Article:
Don’t let golf resemble a Chuck Knoblauch at-bat
I enjoyed Adam Schupak’s article about Brooks Koepka (“Koepka, outspoken? It’s a major change,” Feb. 28).
Please allow me to talk about another sport.
Since I started following baseball, games have lengthened by more than 30 minutes. There are many things that have caused this trend, but I blame Chuck Knoblauch.
The former second baseman, who played on the Twins’ 1991 World Series champions, had to step out of the batter’s box after each pitch to redo his batting gloves. Major League Baseball has taken steps during the past few years to speed up play. Officials recognized that the only person in the country who enjoyed these longer games was New York Yankees announcer John Sterling, because he got to talk for an extra half hour each game.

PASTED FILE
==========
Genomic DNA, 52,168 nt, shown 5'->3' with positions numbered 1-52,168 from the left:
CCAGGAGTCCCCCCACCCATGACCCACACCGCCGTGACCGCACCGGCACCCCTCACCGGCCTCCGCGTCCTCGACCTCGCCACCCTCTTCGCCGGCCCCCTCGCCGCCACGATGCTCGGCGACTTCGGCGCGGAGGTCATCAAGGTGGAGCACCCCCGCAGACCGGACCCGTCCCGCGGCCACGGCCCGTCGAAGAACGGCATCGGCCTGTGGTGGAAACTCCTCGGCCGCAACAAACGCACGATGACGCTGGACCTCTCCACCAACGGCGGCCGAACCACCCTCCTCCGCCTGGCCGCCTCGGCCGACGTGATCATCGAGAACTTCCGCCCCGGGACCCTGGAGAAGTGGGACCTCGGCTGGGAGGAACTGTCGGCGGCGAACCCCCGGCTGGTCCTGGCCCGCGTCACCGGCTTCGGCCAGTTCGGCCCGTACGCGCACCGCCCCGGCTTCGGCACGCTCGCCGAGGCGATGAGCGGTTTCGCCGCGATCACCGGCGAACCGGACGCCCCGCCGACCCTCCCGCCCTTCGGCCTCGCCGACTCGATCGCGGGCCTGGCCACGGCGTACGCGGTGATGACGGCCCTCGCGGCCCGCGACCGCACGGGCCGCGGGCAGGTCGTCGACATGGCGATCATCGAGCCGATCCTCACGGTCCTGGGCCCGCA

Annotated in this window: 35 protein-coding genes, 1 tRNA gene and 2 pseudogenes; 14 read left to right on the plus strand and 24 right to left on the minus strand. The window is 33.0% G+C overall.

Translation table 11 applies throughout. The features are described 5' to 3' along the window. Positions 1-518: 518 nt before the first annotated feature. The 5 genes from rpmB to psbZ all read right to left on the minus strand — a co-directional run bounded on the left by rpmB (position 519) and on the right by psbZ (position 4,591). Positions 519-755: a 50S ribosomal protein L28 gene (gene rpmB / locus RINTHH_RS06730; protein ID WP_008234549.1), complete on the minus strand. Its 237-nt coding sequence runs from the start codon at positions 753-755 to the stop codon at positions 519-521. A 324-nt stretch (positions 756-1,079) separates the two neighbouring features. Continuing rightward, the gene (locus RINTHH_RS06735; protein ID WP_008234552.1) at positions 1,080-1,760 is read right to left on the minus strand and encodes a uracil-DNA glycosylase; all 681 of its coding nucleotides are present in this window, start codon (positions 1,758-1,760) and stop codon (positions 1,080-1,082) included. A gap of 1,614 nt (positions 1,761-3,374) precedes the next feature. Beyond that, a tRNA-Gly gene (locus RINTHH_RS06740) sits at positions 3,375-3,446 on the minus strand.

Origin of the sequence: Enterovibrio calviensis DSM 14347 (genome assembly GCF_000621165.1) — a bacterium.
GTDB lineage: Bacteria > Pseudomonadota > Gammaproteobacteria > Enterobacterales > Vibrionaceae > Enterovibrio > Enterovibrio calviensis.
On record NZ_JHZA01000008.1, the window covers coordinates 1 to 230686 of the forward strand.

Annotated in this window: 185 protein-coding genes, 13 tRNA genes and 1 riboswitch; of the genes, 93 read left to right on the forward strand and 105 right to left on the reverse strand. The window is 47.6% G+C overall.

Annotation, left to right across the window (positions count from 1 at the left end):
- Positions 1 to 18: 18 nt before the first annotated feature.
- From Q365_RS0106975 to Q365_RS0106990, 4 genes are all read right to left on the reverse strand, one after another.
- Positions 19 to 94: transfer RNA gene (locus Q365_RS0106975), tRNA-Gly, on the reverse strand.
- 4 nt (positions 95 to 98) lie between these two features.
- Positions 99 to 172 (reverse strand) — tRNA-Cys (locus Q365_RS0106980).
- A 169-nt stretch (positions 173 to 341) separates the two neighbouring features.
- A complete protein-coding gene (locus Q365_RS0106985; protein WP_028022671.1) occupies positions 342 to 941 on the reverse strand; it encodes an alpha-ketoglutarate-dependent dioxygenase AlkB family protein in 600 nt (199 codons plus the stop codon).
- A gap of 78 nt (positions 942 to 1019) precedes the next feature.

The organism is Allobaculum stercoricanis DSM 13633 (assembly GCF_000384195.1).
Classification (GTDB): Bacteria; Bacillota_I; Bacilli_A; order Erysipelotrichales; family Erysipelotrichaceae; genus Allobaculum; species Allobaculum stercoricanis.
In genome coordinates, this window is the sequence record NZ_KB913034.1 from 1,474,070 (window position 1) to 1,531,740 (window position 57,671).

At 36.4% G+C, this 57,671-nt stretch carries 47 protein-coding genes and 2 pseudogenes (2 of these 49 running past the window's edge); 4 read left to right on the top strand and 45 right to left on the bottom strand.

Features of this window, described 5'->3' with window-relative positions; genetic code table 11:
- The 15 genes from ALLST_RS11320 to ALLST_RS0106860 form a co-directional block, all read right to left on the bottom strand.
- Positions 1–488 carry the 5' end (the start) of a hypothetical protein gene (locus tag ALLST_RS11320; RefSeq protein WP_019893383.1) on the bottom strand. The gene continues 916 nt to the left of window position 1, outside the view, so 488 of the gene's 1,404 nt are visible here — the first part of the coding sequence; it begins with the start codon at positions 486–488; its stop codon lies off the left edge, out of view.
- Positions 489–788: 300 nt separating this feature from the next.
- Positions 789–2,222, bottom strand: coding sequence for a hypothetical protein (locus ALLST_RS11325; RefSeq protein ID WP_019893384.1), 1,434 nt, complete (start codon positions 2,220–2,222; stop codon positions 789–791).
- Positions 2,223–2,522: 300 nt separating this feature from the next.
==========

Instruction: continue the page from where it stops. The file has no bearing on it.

With that said, the biggest side effect of Knoblauch is now that every kid in Little League has to step out of the batter’s box after each pitch to adjust his or her gloves. Little League games are insufferably long.
Each week, millions of golfers are watching PGA Tour players take forever on the greens and slightly shorter than forever to pick a club from the fairway. Tour players influence all golfers, and slow play is being replicated by amateurs. There is not much more aggravating than having someone in your group take a minute to line up a putt for triple bogey.
Bravo to Brooks Koepka. His efforts to speed up play will help all of us.
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